Yahoo CEO Marissa Mayer
Yahoo CEO Marissa Mayer. REUTERS/Ruben Sprich


Former Yahoo editor Gregory Anderson has filed a lawsuit against Yahoo and its internal-performance review system, called QPR, alleging that it violated federal and California laws and discriminated against men,according to a New York Times report on Monday.

The lawsuit, filed on Monday in the federal district court in San Jose, alleges that Anderson was illegally laid off during his leave of absence period to attend a fellowship program at the University of Michigan.

The suit says that employees on approved leave are not subject to the QPR, but the decision to cut him was based on an “ad hoc ‘cumulative’ QPR Process” that had “no transparency for employees to understand what was happening and why.”

His lawsuit also claims that the QPR ratings were manipulated to favor certain employees. QPR, short for “quarterly performance reviews,” is a stack ranking system that puts a fixed portion of employees in five different ratings.

The lawsuit says:

The QPR Process was opaque and the employees did not know who was making the final decisions, what numbers were being assigned by whom along the way, or why those numbers were being changed. This manipulation of the QPR Process permitted employment decisions, including terminations, to be made on the basis of personal biases and stereotyping.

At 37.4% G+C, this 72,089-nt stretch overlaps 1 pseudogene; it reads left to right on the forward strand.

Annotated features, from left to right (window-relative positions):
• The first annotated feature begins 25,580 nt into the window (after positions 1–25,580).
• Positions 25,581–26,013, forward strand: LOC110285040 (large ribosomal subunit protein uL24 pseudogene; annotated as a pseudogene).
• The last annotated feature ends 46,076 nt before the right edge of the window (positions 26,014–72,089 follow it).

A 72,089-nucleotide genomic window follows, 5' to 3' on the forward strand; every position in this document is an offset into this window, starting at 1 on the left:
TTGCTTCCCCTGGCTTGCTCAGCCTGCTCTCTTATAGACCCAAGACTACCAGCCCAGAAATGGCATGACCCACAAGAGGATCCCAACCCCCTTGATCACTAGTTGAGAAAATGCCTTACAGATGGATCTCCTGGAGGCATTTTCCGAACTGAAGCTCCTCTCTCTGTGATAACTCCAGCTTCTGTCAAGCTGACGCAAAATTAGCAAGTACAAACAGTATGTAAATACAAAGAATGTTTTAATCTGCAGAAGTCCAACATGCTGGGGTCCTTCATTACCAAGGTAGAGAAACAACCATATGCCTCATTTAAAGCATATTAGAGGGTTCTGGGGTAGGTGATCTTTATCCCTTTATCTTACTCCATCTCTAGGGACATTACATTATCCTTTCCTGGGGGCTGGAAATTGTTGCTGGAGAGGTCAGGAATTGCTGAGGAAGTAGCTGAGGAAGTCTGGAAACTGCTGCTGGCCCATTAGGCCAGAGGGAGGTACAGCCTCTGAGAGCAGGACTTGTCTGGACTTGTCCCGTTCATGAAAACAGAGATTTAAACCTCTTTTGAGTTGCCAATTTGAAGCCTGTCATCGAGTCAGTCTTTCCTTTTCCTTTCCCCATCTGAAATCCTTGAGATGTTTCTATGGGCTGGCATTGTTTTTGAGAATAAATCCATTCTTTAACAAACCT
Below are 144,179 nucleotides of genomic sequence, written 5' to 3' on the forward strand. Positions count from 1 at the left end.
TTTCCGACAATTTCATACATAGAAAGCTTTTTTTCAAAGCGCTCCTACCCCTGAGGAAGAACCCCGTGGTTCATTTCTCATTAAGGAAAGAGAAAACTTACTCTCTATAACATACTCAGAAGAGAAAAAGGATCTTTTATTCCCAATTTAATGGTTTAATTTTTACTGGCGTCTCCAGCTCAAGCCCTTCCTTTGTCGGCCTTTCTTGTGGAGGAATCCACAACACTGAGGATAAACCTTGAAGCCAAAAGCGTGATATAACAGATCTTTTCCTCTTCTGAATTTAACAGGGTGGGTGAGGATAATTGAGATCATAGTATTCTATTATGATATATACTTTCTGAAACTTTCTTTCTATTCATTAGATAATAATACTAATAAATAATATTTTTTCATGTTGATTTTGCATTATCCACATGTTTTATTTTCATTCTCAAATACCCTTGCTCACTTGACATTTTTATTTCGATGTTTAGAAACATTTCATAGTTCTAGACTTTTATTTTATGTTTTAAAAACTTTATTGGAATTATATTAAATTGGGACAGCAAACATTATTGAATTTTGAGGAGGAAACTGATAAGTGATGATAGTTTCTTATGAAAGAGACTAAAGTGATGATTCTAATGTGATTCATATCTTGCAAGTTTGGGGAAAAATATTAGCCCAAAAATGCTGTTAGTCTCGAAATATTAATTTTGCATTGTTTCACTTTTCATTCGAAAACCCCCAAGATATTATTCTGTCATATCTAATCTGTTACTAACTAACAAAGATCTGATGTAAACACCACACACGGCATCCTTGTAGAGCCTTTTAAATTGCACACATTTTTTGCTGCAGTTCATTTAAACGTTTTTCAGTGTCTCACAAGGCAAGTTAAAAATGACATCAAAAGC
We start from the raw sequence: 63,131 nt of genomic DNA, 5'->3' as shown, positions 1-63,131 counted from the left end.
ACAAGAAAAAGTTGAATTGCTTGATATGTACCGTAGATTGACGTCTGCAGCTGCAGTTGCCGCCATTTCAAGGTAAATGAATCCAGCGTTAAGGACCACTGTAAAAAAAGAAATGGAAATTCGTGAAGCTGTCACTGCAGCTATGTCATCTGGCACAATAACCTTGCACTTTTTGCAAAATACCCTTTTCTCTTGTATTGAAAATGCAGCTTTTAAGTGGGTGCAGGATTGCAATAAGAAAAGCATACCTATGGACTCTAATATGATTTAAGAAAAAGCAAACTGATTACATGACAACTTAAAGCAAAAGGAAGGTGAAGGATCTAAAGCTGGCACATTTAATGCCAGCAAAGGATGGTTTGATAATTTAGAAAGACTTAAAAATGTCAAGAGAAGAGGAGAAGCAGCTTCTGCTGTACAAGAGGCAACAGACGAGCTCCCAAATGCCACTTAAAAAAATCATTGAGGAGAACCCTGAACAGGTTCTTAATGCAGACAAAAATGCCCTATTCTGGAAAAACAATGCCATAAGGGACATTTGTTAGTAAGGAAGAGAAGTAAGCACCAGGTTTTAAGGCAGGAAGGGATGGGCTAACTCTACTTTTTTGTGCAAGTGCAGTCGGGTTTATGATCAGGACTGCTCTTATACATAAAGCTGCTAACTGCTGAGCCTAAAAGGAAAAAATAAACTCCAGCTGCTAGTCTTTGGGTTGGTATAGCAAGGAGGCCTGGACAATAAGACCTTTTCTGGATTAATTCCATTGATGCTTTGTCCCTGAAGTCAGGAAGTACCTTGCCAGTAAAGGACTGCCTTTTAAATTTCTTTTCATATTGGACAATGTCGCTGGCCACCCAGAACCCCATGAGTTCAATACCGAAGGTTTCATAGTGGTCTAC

The suit also claims that Anderson was discriminated against based on his gender, as his — female — boss and former CMO Kathy Savitt at the time allegedly ramped up on female hirings intentionally.

The filing says:

Plaintiff [Anderson] is informed and alleges that [his former boss] Savitt has publicly expressed support for increasing the number of women in media and has intentionally hired and promoted women because of their gender, while terminating, demoting or laying off male employees because of their gender.

Anderson was let go as part of more than 600 Yahoo employees who were laid off in late 2014 after receiving unfavorable QPR ratings.

According to the Times report, California law requires a 60-day advance notice for layoffs of more than 50 employees within 30 days at a single location. Federal law also requires similar advance notices for layoffs exceeding 500 people, it said.

Here’s the comment Yahoo sent us in response to the lawsuit:

“As noted in our Diversity Report, fairness is a guiding principle of our annual review and reward process. Our performance review process was developed to allow employees at all levels of the company to receive meaningful, regular, and actionable feedback from others. We believe this process allows our team to develop and do their best work. Our performance review process also allows for high performers to engage in increasingly larger opportunities at our company, as well as for low performers to be transitioned out.”

As reported by Business Insider